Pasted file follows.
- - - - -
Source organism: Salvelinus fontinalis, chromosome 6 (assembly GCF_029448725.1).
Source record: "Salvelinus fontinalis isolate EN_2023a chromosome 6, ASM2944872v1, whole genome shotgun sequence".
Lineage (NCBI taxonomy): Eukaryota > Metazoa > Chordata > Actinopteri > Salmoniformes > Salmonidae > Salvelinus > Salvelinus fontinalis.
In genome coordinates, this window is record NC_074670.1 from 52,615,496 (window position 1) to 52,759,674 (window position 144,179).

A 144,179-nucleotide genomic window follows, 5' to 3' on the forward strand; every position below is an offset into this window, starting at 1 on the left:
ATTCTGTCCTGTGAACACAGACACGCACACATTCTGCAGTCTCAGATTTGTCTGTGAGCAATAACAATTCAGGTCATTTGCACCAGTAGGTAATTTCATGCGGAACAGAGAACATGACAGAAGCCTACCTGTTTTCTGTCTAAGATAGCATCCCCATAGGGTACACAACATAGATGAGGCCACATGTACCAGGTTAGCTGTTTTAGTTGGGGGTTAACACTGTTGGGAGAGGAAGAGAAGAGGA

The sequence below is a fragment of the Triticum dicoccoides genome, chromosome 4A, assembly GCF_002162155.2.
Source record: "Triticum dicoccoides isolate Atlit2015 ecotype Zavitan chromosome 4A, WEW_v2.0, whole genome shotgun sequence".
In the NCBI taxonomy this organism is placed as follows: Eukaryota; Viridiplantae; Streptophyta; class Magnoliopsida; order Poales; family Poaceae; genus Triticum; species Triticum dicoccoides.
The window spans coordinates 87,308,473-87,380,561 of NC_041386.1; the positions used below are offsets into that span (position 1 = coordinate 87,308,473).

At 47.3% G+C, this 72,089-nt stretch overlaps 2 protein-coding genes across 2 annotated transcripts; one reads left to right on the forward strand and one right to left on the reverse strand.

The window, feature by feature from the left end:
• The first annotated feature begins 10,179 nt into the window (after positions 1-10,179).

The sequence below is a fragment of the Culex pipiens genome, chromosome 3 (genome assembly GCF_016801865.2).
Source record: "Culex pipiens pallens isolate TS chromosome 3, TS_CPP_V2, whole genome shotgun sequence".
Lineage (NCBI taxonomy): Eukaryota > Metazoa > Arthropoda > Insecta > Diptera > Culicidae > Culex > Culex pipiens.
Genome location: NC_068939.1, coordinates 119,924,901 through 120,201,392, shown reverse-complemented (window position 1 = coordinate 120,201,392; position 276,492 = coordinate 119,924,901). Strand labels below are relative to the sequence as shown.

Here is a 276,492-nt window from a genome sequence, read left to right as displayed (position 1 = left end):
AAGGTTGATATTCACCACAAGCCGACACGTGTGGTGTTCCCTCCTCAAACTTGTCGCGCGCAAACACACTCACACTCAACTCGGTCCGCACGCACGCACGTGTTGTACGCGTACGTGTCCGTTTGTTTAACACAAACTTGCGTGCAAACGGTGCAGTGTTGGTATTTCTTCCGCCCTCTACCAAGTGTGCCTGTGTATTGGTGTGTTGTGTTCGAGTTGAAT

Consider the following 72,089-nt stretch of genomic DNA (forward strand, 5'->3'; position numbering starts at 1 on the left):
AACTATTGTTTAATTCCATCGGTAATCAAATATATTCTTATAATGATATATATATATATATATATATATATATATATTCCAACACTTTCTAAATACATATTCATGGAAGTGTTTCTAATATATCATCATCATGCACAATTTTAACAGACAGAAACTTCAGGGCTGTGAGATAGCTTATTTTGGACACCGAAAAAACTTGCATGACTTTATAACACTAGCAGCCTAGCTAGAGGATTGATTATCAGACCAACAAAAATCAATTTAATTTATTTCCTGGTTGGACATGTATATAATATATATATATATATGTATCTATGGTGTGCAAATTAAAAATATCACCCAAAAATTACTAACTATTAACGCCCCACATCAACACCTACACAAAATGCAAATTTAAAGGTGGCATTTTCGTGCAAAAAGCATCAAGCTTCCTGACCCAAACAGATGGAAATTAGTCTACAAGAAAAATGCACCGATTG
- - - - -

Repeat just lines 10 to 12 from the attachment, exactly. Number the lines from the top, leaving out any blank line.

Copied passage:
The window spans coordinates 87,308,473-87,380,561 of NC_041386.1; the positions used below are offsets into that span (position 1 = coordinate 87,308,473).

At 47.3% G+C, this 72,089-nt stretch overlaps 2 protein-coding genes across 2 annotated transcripts; one reads left to right on the forward strand and one right to left on the reverse strand.

The window, feature by feature from the left end: